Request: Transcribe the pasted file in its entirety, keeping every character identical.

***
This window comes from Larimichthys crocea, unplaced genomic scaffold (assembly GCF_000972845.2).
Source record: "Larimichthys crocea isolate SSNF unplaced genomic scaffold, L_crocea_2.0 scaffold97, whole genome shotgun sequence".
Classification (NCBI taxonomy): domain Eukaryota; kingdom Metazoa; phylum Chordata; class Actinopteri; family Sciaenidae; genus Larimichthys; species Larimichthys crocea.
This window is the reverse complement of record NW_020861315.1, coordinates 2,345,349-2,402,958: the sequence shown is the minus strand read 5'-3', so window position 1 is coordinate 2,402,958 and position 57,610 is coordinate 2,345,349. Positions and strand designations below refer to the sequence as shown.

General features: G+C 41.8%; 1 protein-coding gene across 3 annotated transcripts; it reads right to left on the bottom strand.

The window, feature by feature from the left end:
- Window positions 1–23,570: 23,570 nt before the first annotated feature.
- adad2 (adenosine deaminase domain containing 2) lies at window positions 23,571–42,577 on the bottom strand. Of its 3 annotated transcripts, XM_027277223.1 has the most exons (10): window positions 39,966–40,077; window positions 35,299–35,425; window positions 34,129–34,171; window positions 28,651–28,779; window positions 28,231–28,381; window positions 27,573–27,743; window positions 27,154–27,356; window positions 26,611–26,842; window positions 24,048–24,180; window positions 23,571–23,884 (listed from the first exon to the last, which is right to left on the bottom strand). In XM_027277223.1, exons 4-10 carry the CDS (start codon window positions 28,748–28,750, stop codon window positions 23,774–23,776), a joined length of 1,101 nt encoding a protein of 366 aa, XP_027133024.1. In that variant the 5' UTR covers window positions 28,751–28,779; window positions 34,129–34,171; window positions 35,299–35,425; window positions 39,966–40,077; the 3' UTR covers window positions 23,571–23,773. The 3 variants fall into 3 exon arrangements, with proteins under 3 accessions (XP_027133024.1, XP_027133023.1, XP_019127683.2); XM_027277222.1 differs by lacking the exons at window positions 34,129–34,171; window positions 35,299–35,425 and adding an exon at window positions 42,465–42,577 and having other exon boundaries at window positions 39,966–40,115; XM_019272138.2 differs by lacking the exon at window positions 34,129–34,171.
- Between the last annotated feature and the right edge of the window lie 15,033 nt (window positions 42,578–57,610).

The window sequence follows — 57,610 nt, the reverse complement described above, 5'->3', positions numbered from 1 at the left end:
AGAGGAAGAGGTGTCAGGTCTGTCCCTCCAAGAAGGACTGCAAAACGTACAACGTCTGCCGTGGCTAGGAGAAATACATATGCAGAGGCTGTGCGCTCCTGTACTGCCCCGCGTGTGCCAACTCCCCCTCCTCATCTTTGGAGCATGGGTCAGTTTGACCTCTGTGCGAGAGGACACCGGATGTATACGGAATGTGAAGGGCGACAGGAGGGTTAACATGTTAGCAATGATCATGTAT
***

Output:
This window comes from Larimichthys crocea, unplaced genomic scaffold (assembly GCF_000972845.2).
Source record: "Larimichthys crocea isolate SSNF unplaced genomic scaffold, L_crocea_2.0 scaffold97, whole genome shotgun sequence".
Classification (NCBI taxonomy): domain Eukaryota; kingdom Metazoa; phylum Chordata; class Actinopteri; family Sciaenidae; genus Larimichthys; species Larimichthys crocea.
This window is the reverse complement of record NW_020861315.1, coordinates 2,345,349-2,402,958: the sequence shown is the minus strand read 5'-3', so window position 1 is coordinate 2,402,958 and position 57,610 is coordinate 2,345,349. Positions and strand designations below refer to the sequence as shown.

General features: G+C 41.8%; 1 protein-coding gene across 3 annotated transcripts; it reads right to left on the bottom strand.

The window, feature by feature from the left end:
- Window positions 1–23,570: 23,570 nt before the first annotated feature.
- adad2 (adenosine deaminase domain containing 2) lies at window positions 23,571–42,577 on the bottom strand. Of its 3 annotated transcripts, XM_027277223.1 has the most exons (10): window positions 39,966–40,077; window positions 35,299–35,425; window positions 34,129–34,171; window positions 28,651–28,779; window positions 28,231–28,381; window positions 27,573–27,743; window positions 27,154–27,356; window positions 26,611–26,842; window positions 24,048–24,180; window positions 23,571–23,884 (listed from the first exon to the last, which is right to left on the bottom strand). In XM_027277223.1, exons 4-10 carry the CDS (start codon window positions 28,748–28,750, stop codon window positions 23,774–23,776), a joined length of 1,101 nt encoding a protein of 366 aa, XP_027133024.1. In that variant the 5' UTR covers window positions 28,751–28,779; window positions 34,129–34,171; window positions 35,299–35,425; window positions 39,966–40,077; the 3' UTR covers window positions 23,571–23,773. The 3 variants fall into 3 exon arrangements, with proteins under 3 accessions (XP_027133024.1, XP_027133023.1, XP_019127683.2); XM_027277222.1 differs by lacking the exons at window positions 34,129–34,171; window positions 35,299–35,425 and adding an exon at window positions 42,465–42,577 and having other exon boundaries at window positions 39,966–40,115; XM_019272138.2 differs by lacking the exon at window positions 34,129–34,171.
- Between the last annotated feature and the right edge of the window lie 15,033 nt (window positions 42,578–57,610).

The window sequence follows — 57,610 nt, the reverse complement described above, 5'->3', positions numbered from 1 at the left end:
AGAGGAAGAGGTGTCAGGTCTGTCCCTCCAAGAAGGACTGCAAAACGTACAACGTCTGCCGTGGCTAGGAGAAATACATATGCAGAGGCTGTGCGCTCCTGTACTGCCCCGCGTGTGCCAACTCCCCCTCCTCATCTTTGGAGCATGGGTCAGTTTGACCTCTGTGCGAGAGGACACCGGATGTATACGGAATGTGAAGGGCGACAGGAGGGTTAACATGTTAGCAATGATCATGTAT